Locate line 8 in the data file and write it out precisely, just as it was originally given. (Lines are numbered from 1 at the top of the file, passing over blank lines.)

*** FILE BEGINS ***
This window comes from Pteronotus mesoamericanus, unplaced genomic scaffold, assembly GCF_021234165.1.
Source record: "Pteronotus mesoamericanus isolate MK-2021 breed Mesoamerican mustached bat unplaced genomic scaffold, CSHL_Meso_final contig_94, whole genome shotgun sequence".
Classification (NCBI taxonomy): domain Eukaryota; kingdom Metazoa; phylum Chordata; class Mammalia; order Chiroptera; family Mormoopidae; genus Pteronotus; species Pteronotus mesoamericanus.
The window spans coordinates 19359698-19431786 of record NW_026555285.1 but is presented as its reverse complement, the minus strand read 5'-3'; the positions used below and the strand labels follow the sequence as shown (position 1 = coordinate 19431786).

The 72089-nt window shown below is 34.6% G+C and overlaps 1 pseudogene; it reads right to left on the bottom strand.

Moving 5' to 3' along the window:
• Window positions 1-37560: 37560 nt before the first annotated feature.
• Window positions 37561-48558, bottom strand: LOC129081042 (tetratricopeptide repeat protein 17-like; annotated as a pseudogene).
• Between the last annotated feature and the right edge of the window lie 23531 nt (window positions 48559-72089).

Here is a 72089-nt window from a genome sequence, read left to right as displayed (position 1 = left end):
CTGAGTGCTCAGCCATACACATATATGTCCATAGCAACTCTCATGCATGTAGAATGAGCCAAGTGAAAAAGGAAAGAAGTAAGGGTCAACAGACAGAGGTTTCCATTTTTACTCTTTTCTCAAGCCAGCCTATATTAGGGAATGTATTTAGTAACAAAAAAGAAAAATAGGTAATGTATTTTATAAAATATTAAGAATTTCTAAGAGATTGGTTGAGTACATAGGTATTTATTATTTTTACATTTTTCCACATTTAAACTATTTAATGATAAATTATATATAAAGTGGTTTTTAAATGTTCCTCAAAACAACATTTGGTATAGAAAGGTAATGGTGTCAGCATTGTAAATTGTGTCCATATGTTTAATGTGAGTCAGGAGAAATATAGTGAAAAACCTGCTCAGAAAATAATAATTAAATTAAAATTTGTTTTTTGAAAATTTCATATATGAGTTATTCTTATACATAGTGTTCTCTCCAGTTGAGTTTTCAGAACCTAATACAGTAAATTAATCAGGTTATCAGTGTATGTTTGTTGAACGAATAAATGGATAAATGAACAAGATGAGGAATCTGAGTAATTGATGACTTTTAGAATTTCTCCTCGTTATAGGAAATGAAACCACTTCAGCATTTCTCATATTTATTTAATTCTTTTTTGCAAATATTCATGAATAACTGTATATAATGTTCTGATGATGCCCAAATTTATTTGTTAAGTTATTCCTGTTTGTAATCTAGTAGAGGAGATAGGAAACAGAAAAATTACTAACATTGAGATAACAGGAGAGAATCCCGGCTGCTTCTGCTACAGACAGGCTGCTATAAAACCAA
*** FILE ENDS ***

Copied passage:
• Window positions 37561-48558, bottom strand: LOC129081042 (tetratricopeptide repeat protein 17-like; annotated as a pseudogene).